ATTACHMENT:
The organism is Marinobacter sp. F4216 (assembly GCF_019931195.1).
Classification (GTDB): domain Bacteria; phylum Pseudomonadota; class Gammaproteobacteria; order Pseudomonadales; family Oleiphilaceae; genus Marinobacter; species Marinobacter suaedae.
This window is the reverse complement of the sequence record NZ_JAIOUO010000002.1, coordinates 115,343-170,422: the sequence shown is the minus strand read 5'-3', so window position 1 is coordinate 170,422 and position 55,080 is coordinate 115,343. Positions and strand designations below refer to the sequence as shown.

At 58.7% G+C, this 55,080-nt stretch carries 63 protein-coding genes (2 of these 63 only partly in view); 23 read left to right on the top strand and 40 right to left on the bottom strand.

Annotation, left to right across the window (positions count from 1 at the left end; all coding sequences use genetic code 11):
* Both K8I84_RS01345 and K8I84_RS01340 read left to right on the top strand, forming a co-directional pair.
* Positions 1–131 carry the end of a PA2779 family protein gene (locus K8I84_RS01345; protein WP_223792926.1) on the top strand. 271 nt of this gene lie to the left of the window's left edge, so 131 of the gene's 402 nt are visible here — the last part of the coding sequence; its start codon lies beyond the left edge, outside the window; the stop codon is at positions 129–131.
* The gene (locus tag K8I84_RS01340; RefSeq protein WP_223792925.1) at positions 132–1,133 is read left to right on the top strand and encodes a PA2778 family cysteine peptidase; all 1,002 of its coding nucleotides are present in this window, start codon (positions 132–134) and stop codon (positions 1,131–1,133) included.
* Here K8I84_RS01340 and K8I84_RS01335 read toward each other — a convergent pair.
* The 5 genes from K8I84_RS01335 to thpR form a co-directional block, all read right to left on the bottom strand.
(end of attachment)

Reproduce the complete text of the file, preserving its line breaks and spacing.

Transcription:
The organism is Marinobacter sp. F4216 (assembly GCF_019931195.1).
Classification (GTDB): domain Bacteria; phylum Pseudomonadota; class Gammaproteobacteria; order Pseudomonadales; family Oleiphilaceae; genus Marinobacter; species Marinobacter suaedae.
This window is the reverse complement of the sequence record NZ_JAIOUO010000002.1, coordinates 115,343-170,422: the sequence shown is the minus strand read 5'-3', so window position 1 is coordinate 170,422 and position 55,080 is coordinate 115,343. Positions and strand designations below refer to the sequence as shown.

At 58.7% G+C, this 55,080-nt stretch carries 63 protein-coding genes (2 of these 63 only partly in view); 23 read left to right on the top strand and 40 right to left on the bottom strand.

Annotation, left to right across the window (positions count from 1 at the left end; all coding sequences use genetic code 11):
* Both K8I84_RS01345 and K8I84_RS01340 read left to right on the top strand, forming a co-directional pair.
* Positions 1–131 carry the end of a PA2779 family protein gene (locus K8I84_RS01345; protein WP_223792926.1) on the top strand. 271 nt of this gene lie to the left of the window's left edge, so 131 of the gene's 402 nt are visible here — the last part of the coding sequence; its start codon lies beyond the left edge, outside the window; the stop codon is at positions 129–131.
* The gene (locus tag K8I84_RS01340; RefSeq protein WP_223792925.1) at positions 132–1,133 is read left to right on the top strand and encodes a PA2778 family cysteine peptidase; all 1,002 of its coding nucleotides are present in this window, start codon (positions 132–134) and stop codon (positions 1,131–1,133) included.
* Here K8I84_RS01340 and K8I84_RS01335 read toward each other — a convergent pair.
* The 5 genes from K8I84_RS01335 to thpR form a co-directional block, all read right to left on the bottom strand.